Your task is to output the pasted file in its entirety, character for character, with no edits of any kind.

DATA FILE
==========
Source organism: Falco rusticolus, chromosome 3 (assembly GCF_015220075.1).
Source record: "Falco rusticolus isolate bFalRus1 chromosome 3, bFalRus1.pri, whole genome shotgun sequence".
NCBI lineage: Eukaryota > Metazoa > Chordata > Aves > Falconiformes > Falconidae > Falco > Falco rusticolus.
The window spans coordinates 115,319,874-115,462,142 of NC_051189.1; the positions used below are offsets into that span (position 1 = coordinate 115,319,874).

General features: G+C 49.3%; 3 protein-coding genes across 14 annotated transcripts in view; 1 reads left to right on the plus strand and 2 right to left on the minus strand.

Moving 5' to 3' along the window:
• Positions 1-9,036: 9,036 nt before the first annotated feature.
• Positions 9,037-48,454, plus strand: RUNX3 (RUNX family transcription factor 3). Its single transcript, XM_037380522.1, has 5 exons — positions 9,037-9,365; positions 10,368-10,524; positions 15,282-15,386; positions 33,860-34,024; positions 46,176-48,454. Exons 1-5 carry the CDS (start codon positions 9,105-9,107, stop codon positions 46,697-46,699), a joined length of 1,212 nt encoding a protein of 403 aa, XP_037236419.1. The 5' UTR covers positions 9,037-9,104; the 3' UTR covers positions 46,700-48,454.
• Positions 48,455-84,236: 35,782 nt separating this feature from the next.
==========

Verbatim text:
Source organism: Falco rusticolus, chromosome 3 (assembly GCF_015220075.1).
Source record: "Falco rusticolus isolate bFalRus1 chromosome 3, bFalRus1.pri, whole genome shotgun sequence".
NCBI lineage: Eukaryota > Metazoa > Chordata > Aves > Falconiformes > Falconidae > Falco > Falco rusticolus.
The window spans coordinates 115,319,874-115,462,142 of NC_051189.1; the positions used below are offsets into that span (position 1 = coordinate 115,319,874).

General features: G+C 49.3%; 3 protein-coding genes across 14 annotated transcripts in view; 1 reads left to right on the plus strand and 2 right to left on the minus strand.

Moving 5' to 3' along the window:
• Positions 1-9,036: 9,036 nt before the first annotated feature.
• Positions 9,037-48,454, plus strand: RUNX3 (RUNX family transcription factor 3). Its single transcript, XM_037380522.1, has 5 exons — positions 9,037-9,365; positions 10,368-10,524; positions 15,282-15,386; positions 33,860-34,024; positions 46,176-48,454. Exons 1-5 carry the CDS (start codon positions 9,105-9,107, stop codon positions 46,697-46,699), a joined length of 1,212 nt encoding a protein of 403 aa, XP_037236419.1. The 5' UTR covers positions 9,037-9,104; the 3' UTR covers positions 46,700-48,454.
• Positions 48,455-84,236: 35,782 nt separating this feature from the next.